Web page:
This Cleaning Product May Help Get Rid Of Silverfish In A Pinch

The tiniest critters can give a huge fright when spotted scampering across your home. Silverfish, a species of small, multi-legged insects with pronounced antennae, are a common household pest with an affinity for damp, dark spaces. It's common to discover these bugs in basements, sinks and tubs, or behind baseboards and door frames. While these creepy crawlers don't bite or pose any significant harm to people or pets, it's important to curb the presence of silverfish in your home before an infestation occurs. There are a number of common household products that can be used to get rid of silverfish in a pinch, including Lysol disinfectant spray.

Silverfish are chewing insects that have the potential to damage home fixtures and contaminate food. Their excrement may also leave brown stains on surfaces, and they can make allergies worse. These reasons may cause you to want to banish them from your home. While Lysol by itself may not completely remove silverfish, using it in tandem with prevention tactics can make a significant difference, especially if you need an immediate solution.  

Why can Lysol kill silverfish?

Lysol's active ingredients are designed to eliminate bacteria and germs. Benzalkonium chloride, a prominent component of Lysol, has also been labeled by the Pesticide Properties Database as an unclassified pesticide. Anecdotal evidence has backed up benzalkonium chloride's insect extermination capabilities, specifically with silverfish. Further anecdotal evidence states that alcohol  — another ingredient found in Lysol — can quickly kill silverfish as well. For instance, Mighty Men Pest Control suggests spraying their nest with ethyl alcohol.

Some insects, including silverfish, breathe through a cluster of holes on their backs. These breathing holes become clogged when Lysol is sprayed on them, leading to suffocation. Benzalkonium chloride helps the toxins in Lysol stick to the bodies of insects, ensuring that the poison can do its job efficiently. This allows for a swift death that leaves the insect in one piece, so carcasses can be easily disposed of. Silverfish have no natural protection against Lysol spray, so they won't become resistant to this extermination method over time. The strong, astringent scent of household cleaners may also serve as a deterrent for other silverfish that occupy the same space. While there is no concrete scientific evidence proving the lethality of Lysol on silverfish, it may be worth a try if you have a bottle on hand.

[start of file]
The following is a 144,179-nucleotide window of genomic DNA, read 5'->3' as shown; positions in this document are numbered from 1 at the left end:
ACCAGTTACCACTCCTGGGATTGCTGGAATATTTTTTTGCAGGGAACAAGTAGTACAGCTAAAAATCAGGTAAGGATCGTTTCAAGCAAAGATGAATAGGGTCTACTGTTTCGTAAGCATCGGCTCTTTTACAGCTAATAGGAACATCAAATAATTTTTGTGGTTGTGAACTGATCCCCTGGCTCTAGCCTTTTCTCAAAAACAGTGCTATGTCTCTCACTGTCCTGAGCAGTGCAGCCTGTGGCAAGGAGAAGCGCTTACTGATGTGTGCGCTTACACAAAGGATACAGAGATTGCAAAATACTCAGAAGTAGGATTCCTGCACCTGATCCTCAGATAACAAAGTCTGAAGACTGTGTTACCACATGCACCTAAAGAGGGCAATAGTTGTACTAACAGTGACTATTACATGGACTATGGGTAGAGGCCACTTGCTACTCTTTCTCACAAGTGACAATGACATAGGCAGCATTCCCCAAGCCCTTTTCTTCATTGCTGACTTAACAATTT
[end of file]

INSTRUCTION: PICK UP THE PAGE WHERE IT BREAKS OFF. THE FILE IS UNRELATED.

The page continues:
Using Lysol to kill silverfish

Lysol should be used in tandem with other methods to ensure complete removal. Before you begin killing silverfish around your home, eliminate potential breeding areas and food sources that may be attracting them. Store dry goods in airtight containers, use a dehumidifier in damp spaces, and keep stacks of paper, magazines, and newspapers to a minimum. You'll also want to avoid a crucial mulch mistake regarding debris surrounding the home, which can be tracked inside and bring bugs with it.

Be sure to focus the use of Lysol around the areas you see the most silverfish in your home to kill as many insects as you can at once. One good spritz is typically strong enough to stop a bug in its tracks. It is also imperative to only use Lysol in well-ventilated areas, as the toxic chemicals in the spray can potentially cause breathing difficulties or eye irritation. 

Keep in mind that Lysol is unlikely to kill clusters of silverfish eggs, which are typically laid in small crevices that the spray can't reach. Egg clusters indicate that your silverfish infestation is far from solved, so be vigilant with pest control as new hatchlings are born. Do periodic inspections for baby silverfish around the home, then use Lysol as an extermination method once they venture into accessible areas. It's also important to note that these methods may not work for everyone, and those who don't see positive results should contact a pest control professional.